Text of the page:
Groundwater connectivity controls peat burn severity in the boreal plains

Research output: Contribution to journalArticlepeer-review


  • K. J. Hokanson
  • M. C. Lukenbach
  • K. J. Devito
  • R. M. Petrone
  • J. M. Waddington

Colleges, School and Institutes

External organisations

  • University of Alberta
  • McMaster University
  • Department of Geography and Environmental Management, University of Waterloo


Wildfire is the largest disturbance affecting peatland ecosystems and can typically result in the combustion of 2-3kgCm-2 of near-surface peat. We hypothesized that organic soil burn severity, as well as the associated carbon emissions, varies significantly as a function of hydrogeological setting due to groundwater impacts on peat bulk density and moisture content. We measured depth of burn (DOB) in three peatlands located along a hydrogeological and topographic gradient in Alberta's Boreal Plains. Peatland margins across all hydrogeological settings burned significantly deeper (0.245±0.018m) than peatland middles (0.057±0.002m). Further, hydrogeological setting strongly impacted DOB. A bog with an ephemeral groundwater connection in a coarse-textured glaciofluvial outwash experienced the greatest DOB at its margins (0.514±0.018m) due to large water table fluctuations, while a low-lying oligotrophic groundwater flow-through bog in a coarse-textured glaciofluvial outwash experienced limited water table fluctuations and had the lowest margin burn severity (0.072±0.002m). In an expansive peatland in a lacustrine clay plain, DOB at the margins bordering an isolated domed bog portion (0.186±0.003m, range: 0.0-0.748m) was considerably greater than the DOB observed at fen margins with a longer groundwater flow path (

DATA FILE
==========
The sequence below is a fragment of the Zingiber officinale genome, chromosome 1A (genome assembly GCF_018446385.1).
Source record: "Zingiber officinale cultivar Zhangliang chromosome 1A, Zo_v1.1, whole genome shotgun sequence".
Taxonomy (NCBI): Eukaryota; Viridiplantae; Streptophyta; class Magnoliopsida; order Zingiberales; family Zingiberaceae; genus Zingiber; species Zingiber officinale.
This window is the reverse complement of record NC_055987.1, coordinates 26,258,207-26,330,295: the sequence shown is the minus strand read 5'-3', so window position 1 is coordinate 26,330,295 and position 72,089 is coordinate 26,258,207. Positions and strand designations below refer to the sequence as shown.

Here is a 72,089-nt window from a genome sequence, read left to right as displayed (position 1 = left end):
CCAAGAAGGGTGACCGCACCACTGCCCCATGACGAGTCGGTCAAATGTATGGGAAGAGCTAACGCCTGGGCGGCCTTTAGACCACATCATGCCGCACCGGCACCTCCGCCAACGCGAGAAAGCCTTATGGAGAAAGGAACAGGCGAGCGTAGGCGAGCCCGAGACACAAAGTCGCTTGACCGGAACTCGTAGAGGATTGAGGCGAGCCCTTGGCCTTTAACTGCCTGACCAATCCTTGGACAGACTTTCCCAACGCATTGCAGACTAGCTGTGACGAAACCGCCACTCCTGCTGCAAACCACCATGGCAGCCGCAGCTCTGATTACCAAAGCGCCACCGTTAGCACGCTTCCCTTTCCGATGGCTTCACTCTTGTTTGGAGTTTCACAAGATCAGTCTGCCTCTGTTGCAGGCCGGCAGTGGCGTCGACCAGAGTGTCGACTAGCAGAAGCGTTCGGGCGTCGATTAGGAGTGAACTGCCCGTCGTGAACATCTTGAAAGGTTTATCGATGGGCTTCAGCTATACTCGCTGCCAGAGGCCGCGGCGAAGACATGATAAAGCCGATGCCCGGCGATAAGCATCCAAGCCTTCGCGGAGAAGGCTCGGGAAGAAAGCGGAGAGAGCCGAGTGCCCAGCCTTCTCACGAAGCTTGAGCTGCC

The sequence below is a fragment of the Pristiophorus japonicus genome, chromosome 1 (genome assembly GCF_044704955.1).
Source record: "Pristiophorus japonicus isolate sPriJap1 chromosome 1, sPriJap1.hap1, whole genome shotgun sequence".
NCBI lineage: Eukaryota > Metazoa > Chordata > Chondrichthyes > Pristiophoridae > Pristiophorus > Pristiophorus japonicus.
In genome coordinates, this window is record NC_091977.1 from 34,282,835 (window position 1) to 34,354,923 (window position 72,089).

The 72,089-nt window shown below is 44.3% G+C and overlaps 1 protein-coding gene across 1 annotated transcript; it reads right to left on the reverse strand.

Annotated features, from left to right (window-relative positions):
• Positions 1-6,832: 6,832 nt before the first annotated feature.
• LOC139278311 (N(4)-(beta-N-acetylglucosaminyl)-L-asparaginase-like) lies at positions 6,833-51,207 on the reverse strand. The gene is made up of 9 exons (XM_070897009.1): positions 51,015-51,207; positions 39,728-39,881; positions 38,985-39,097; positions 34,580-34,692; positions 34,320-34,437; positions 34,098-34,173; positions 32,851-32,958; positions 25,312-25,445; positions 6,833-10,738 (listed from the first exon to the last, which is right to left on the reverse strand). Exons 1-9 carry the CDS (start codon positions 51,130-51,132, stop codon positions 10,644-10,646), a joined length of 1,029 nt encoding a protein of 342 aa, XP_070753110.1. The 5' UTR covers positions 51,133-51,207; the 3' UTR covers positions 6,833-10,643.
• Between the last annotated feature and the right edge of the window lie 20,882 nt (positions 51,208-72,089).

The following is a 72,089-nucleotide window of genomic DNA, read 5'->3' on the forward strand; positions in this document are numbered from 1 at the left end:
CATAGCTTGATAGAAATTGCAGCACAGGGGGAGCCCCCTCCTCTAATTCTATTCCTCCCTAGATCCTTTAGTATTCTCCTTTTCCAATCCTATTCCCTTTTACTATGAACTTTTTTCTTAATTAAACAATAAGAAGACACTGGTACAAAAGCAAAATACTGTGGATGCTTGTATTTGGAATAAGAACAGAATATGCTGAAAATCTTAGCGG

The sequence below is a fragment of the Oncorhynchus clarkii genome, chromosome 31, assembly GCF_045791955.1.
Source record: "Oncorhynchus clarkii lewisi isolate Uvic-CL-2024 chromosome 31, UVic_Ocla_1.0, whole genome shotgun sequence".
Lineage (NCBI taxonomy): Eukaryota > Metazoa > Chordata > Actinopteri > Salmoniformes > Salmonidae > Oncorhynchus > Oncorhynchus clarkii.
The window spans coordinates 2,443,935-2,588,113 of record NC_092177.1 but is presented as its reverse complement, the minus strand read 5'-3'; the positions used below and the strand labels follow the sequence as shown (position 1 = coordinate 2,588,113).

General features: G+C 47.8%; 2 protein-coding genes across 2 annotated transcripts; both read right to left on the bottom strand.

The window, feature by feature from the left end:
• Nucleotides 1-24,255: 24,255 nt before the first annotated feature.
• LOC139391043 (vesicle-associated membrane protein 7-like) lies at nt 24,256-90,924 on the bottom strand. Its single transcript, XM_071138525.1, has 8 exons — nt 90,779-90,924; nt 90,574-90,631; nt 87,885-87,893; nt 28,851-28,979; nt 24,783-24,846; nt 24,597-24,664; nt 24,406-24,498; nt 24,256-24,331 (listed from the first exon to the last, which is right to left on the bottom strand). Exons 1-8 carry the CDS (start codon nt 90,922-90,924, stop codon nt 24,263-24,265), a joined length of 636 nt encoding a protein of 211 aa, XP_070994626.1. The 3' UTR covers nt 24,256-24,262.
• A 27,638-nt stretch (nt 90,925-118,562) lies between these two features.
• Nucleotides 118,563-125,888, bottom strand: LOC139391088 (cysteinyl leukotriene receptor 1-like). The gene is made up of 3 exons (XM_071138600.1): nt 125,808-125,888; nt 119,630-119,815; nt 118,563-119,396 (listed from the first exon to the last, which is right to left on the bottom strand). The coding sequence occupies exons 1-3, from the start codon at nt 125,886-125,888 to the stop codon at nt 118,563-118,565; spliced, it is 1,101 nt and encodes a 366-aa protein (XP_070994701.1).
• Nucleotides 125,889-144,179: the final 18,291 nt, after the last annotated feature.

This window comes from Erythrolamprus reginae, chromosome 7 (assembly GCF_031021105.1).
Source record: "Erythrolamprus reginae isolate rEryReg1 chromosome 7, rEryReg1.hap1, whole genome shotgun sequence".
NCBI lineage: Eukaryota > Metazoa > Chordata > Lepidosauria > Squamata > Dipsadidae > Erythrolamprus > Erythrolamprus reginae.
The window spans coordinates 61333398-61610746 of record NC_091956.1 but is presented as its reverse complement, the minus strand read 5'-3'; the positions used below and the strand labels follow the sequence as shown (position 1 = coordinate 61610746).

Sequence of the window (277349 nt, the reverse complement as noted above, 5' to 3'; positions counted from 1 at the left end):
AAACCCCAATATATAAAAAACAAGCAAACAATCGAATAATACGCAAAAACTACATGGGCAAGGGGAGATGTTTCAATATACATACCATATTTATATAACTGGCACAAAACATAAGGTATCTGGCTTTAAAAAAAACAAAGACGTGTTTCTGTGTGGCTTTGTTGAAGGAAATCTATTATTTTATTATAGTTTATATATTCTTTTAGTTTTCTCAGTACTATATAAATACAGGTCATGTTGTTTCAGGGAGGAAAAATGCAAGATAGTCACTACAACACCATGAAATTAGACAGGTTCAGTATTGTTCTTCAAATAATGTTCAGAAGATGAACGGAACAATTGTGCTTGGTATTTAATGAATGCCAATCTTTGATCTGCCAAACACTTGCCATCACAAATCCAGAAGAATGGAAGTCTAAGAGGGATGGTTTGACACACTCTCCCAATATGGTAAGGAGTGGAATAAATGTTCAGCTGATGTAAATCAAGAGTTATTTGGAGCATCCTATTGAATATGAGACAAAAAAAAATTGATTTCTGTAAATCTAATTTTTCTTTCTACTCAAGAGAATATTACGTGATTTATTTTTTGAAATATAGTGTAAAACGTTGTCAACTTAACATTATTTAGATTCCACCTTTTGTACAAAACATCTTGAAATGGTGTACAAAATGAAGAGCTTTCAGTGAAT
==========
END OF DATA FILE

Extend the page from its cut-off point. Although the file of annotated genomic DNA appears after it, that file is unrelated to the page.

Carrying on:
Original languageEnglish
Pages (from-to)574-584
Issue number4
Early online date19 Jun 2015
Publication statusPublished - 6 Jun 2016


  • Boreal, Carbon, Groundwater, Organic soil, Peatland, Smouldering, Wildfire